@media only screen and (min-width:  600px) {
  .ads {
    display: ~"-ms-grid";
    -ms-grid-columns: ~"20px 1fr 20px 1fr 20px 1fr";
    -ms-grid-rows: ~"1fr";
    margin-left: -20px;
  }
  .ad:nth-child(1) {
    .position(1,1,1,1);
  }
  .ad:nth-child(2) {
    .position(2,1,1,1);
  }
  .ad:nth-child(3) {
    .position(3,1,1,1);
  }
}

View example four in Internet Explorer 10.

This is a very simple example to show how we can use CSS grid layout without needing to add a lot of classes to our document. It also demonstrates how we can mainpulate the content depending on the context in which the user is viewing it.

Layout, source order and the idea of content priority

CSS3 grid layout isn’t the only module that starts to move us away from the issue of visual layout being linked to source order. However, with good support in Internet Explorer 10, it is a nice way to start looking at how this might work. If you look at the grid layout module as something to be used in conjunction with the flexible box layout module and the very interesting CSS regions and exclusions specifications, we have, tantalizingly on the horizon, a powerful set of tools for layout.

I am particularly keen on the potential separation of source order from layout as it dovetails rather neatly into something I spend a lot of time thinking about. As a CMS developer, working on larger scale projects as well as our CMS product Perch, I am interested in how we better enable content editors to create content for the web. In particular, I search for better ways to help them create adaptive content; content that will work in a variety of contexts rather than being tied to one representation of that content.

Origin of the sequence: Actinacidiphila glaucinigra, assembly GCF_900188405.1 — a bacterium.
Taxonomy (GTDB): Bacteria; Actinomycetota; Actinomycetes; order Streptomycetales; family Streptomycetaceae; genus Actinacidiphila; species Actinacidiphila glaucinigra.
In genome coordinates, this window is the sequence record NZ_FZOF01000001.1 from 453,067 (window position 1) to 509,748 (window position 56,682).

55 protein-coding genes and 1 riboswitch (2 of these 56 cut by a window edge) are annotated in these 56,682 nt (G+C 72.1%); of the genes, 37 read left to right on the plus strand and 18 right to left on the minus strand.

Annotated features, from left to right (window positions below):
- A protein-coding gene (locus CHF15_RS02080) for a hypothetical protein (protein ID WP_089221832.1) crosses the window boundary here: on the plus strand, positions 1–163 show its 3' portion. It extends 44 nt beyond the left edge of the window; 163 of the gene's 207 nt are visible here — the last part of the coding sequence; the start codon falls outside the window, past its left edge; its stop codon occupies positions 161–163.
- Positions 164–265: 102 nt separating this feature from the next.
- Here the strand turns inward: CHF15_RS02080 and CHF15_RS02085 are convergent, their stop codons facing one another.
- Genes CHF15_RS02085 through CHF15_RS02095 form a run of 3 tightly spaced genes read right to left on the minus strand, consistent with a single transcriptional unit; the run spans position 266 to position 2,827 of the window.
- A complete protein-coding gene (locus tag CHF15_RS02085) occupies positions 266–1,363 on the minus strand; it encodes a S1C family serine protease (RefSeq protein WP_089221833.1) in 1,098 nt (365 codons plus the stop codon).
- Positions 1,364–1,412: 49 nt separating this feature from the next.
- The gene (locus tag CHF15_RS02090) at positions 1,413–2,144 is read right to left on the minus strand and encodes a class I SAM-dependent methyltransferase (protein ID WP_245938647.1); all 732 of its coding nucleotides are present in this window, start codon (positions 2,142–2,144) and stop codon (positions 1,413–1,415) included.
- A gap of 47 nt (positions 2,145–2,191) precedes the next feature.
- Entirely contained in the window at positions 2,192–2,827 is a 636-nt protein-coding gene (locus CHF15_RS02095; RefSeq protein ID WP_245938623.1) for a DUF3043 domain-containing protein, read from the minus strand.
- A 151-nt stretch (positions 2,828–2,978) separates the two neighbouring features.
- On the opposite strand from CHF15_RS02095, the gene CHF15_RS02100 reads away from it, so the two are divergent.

If the concept of adaptive content is new to you, then Karen McGrane’s presentation Adapting Ourselves to Adaptive Content is the place to start. Karen talks about needing to think of content as chunks, that might be used in many different places, displayed differently depending on context.

I absolutely agree with Karen’s approach to content. We have always attempted to move content editors away from thinking about creating a page and previewing it on the desktop. However at some point content does need to be published as a page, or a collection of content if you prefer, and bits of that content have priority. Particularly in a small screen context, content gets linearized, we can only show so much at a time, and we need to make sure important content rises to the top. In the case of my example, I wanted to ensure that the address information was clearly visible without scrolling around too much. Dropping it with the entire sidebar to the bottom of the page would not have been so helpful, though neither would moving the whole sidebar to the top of the screen so a visitor had to scroll past advertising to get to the article.